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Tuesday, August 31, 2010

A Little Bit More About Shelby Patrick -- FREE Book Drawing!

Welcome friends and fans of horror! I’m Shelby Patrick, author of several self-published books. This is my sixth interview/FAQ session. I hope you enjoy it and I really hope you will take a chance and buy one of my books, which can be purchased online at amazon.com or via my website at http://www.shelbypatrick.com/ .

 
Anyone visiting one of the sites on my virtual tour this week will be entered into a random drawing for a FREE signed copy of The Fear Within. I will pick one winner from each site. Visitors have a chance to enter once at each blog. Winners will be chosen on Friday. If you are lucky enough to win a copy, please be nice enough to put up a review of the book either at your own site/blog or on the book’s amazon.com page. Thank you!

 
Now on to my FAQ’s:
  1. As a child, what did you want to do when you grew up?

    I wanted to own a ranch and breed horses. I would still love to do this, but in high school, my tastes changed to wanting to be a writer. My dream was to get a place out in the country, near a small lake, the nearest neighbor miles away, where I could spend my days writing.
  2. What’s the latest news in the Shelby Patrick world?

    Well, I delved into the self-publishing world, after getting three moronic offers from traditional publishers. I started off with self-publishing two creative writing books, Dark Recesses of the Mind and Forbidden Knowledge. Then I decided to try my hand at self-publishing fiction so I put out my short story collection, The Fear Within, which is a collection of 25 dark tales of horror and science fiction. My next published piece will be a supernatural thriller called When Angels Sing. I’d like to have at least one book picked up by a traditional publisher, but if I can’t, then I’ll self-publish this one too. I already did a photo shoot for the cover, which was loads of fun.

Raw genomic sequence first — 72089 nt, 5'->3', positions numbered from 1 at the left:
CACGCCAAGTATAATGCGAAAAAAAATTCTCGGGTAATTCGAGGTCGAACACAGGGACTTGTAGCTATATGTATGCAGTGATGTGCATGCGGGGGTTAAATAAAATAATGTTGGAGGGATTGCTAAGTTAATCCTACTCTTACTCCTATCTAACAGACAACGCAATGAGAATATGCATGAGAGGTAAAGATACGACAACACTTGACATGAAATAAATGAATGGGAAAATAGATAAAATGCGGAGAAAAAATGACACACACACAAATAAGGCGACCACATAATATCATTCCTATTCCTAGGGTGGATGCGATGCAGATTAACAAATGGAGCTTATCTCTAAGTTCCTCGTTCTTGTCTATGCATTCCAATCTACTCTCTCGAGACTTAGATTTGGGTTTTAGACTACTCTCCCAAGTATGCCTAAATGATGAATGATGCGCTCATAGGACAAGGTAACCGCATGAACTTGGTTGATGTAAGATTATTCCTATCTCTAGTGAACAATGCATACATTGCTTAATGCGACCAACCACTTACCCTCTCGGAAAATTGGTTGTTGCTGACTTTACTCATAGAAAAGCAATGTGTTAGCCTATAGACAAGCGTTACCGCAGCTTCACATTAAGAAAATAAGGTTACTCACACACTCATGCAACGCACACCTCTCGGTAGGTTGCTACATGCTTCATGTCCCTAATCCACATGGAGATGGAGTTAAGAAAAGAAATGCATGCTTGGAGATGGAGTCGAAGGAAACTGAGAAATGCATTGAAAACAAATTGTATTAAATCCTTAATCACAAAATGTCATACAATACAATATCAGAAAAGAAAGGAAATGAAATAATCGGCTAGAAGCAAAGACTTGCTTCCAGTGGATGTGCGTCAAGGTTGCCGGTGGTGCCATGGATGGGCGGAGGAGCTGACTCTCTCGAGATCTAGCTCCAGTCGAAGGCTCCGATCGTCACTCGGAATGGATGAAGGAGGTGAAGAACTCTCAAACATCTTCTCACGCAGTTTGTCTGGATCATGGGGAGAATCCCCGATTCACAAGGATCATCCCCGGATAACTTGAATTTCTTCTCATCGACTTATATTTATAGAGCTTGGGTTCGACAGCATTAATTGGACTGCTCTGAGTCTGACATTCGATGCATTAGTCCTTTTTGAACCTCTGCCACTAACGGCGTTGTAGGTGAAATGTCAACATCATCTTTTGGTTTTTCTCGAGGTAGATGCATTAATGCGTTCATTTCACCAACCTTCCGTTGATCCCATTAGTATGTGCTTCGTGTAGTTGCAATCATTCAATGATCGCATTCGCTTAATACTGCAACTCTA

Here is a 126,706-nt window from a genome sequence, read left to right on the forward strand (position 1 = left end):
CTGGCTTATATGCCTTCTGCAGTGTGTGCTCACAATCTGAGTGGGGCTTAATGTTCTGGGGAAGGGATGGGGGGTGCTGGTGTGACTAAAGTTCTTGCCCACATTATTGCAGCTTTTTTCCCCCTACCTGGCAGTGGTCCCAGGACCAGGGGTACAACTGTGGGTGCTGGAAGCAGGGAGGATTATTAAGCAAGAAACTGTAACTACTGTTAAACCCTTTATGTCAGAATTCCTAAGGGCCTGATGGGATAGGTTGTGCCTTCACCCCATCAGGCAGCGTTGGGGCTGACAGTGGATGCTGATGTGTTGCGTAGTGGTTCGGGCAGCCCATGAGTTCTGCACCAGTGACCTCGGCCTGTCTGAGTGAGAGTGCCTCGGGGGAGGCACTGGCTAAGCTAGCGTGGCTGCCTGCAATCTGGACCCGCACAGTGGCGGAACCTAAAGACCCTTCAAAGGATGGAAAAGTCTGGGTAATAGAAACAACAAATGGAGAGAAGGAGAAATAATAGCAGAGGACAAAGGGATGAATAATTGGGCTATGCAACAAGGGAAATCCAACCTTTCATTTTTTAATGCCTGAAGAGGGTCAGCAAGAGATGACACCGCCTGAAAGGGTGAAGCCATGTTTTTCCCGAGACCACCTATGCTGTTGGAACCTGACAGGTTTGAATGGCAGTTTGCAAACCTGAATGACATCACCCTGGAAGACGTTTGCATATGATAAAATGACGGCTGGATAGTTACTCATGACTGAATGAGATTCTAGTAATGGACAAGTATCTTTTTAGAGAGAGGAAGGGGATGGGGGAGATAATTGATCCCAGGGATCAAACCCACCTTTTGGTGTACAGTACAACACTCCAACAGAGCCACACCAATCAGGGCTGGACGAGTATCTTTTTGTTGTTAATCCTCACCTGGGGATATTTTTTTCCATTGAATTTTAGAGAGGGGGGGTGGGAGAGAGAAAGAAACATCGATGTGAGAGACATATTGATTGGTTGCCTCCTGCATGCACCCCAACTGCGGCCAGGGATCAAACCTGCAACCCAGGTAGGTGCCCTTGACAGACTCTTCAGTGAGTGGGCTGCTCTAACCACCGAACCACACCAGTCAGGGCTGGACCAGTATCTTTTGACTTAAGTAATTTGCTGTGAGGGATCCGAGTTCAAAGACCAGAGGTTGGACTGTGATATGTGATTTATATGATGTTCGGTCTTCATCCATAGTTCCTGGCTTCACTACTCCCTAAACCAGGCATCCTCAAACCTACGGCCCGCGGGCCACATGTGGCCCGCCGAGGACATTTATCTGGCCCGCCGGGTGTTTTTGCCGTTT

3. Where do you hope to take your writing in the future?

    I want to make a living as a writer, preferably a fiction author. It’s my goal to walk into a Barnes & Noble some day and see my book on the shelves; to do book signings; to attend conventions where I can hawk my books; to be able to look people in the eye when they ask what I do and say I’m an author.
  4. How do you deal with rejection letters?

    I don’t think of them as rejections, but bumps in the road. They slow me down a little but I’m quickly over them and I can move on to smoother waters.
  5. Do you ever suffer from writer’s block? If so, how do you overcome it?

    Yes, every writer has a block at least once in their writing career. It’s a pain too. I’ve had months where I just couldn’t think of a single thing to write and then I get someone asking me when my next piece will be done or wanting to know what’s next and I realize I can’t disappoint my readers. That’s why we write – to be read. It excites me again and I can sit down and pen the next scene. My readers are my inspiration.
  6. Do you have suggestions to help others become better writers?

    Read and study the craft of writing. Buy any books you can on the writing arts and know how to pen a good sentence/paragraph. A good grasp of grammar and sentence structure is a must. If you can’t do that, then finding a really good editor to clean up your prose should be on your to-do list.
  7. You write mostly horror/thrillers now. What draws you to that genre?

    I love being scared, as long as the scenes and characters can’t hurt me. I love sitting on the edge of my seat and being thrown into a world of action and suspense. It keeps the heart racing and the palms feeling sweaty. It makes me feel alive.
  8. Where do you, as the author, draw a line on gory descriptions and/or erotic content?

    I absolutely hate a lot of blood and guts, but I know horror can’t be horror without some brief flash of the stuff we hate. Unless I’m writing a story where torture is part of the game, I try to keep my “bloody” scenes to a minimum. The only real reason to go into a lot of gory description is for shock value. Most of the time it’s unnecessary and I feel that real horror is more horrifying when less is shown.